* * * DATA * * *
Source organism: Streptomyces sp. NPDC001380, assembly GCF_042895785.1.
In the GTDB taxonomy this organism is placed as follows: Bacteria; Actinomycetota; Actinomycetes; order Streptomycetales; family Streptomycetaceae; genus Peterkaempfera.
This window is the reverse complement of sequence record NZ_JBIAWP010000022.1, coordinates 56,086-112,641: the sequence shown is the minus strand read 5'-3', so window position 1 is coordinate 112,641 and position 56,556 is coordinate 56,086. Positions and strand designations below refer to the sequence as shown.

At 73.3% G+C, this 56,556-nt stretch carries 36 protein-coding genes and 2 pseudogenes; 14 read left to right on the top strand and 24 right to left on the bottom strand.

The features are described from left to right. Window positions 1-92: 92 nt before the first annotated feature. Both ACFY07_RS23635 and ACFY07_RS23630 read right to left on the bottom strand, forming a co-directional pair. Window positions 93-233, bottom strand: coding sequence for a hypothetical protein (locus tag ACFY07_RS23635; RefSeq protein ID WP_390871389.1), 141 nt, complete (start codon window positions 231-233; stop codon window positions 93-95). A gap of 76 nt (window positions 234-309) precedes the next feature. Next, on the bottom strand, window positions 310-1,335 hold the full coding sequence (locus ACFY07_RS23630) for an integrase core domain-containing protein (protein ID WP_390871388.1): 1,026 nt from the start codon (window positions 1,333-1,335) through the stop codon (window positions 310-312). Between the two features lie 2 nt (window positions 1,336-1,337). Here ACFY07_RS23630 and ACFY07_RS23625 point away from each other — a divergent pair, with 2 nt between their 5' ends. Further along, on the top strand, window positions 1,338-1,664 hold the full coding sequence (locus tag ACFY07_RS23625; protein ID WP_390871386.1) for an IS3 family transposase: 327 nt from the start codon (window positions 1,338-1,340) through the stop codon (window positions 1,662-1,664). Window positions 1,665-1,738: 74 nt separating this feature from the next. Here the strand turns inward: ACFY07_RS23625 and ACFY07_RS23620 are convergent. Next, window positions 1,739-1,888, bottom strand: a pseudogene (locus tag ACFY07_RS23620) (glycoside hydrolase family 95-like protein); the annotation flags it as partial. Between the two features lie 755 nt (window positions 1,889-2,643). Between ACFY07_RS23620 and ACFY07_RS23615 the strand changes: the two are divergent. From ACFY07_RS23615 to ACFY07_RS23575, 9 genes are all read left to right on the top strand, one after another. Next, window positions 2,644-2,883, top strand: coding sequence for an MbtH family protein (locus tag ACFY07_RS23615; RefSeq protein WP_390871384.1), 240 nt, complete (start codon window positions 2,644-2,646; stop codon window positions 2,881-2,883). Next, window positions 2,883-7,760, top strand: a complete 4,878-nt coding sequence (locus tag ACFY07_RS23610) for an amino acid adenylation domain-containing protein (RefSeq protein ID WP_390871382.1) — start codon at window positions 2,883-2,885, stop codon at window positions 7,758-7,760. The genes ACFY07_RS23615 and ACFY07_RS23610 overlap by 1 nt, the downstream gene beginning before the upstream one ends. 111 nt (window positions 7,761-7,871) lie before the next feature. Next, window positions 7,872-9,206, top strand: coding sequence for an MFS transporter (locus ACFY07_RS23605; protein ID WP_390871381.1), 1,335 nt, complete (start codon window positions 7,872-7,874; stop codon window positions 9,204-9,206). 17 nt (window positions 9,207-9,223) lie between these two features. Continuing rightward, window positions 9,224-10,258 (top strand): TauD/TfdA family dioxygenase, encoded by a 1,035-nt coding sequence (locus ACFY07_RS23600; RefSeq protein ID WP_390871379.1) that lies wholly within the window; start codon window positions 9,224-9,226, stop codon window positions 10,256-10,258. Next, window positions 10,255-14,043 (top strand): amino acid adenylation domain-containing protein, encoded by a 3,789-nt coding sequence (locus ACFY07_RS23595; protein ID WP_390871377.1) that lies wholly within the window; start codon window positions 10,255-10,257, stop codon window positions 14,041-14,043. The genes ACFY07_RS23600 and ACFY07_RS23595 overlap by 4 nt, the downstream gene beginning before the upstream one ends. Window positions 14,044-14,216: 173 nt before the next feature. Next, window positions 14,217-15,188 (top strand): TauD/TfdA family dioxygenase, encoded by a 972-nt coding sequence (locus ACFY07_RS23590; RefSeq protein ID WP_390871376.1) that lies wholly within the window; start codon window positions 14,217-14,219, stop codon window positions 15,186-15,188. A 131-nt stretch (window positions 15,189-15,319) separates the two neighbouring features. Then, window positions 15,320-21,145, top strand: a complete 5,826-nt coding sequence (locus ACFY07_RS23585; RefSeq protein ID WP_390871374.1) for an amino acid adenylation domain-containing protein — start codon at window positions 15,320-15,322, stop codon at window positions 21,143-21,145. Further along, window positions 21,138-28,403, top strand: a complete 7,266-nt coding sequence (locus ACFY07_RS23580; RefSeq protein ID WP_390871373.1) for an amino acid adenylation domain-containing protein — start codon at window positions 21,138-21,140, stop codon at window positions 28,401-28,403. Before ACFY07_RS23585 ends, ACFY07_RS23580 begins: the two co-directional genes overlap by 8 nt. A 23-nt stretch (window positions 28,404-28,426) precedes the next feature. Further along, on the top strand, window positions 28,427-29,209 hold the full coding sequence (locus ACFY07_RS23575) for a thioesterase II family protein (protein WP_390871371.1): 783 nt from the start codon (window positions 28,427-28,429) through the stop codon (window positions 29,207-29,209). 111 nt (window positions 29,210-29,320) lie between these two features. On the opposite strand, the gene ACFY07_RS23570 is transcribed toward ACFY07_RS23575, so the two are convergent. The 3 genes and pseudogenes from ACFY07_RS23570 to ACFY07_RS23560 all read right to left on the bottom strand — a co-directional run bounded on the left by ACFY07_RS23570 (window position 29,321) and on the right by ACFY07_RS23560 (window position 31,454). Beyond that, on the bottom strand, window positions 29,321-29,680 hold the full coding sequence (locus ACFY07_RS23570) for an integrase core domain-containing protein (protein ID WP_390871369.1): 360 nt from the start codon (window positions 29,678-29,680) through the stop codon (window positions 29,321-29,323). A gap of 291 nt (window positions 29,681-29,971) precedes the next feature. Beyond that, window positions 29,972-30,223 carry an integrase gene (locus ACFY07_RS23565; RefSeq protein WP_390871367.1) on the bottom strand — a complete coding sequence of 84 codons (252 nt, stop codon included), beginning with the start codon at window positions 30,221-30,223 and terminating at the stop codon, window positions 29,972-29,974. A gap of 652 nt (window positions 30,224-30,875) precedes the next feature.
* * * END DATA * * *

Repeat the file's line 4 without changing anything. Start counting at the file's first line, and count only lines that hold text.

At 73.3% G+C, this 56,556-nt stretch carries 36 protein-coding genes and 2 pseudogenes; 14 read left to right on the top strand and 24 right to left on the bottom strand.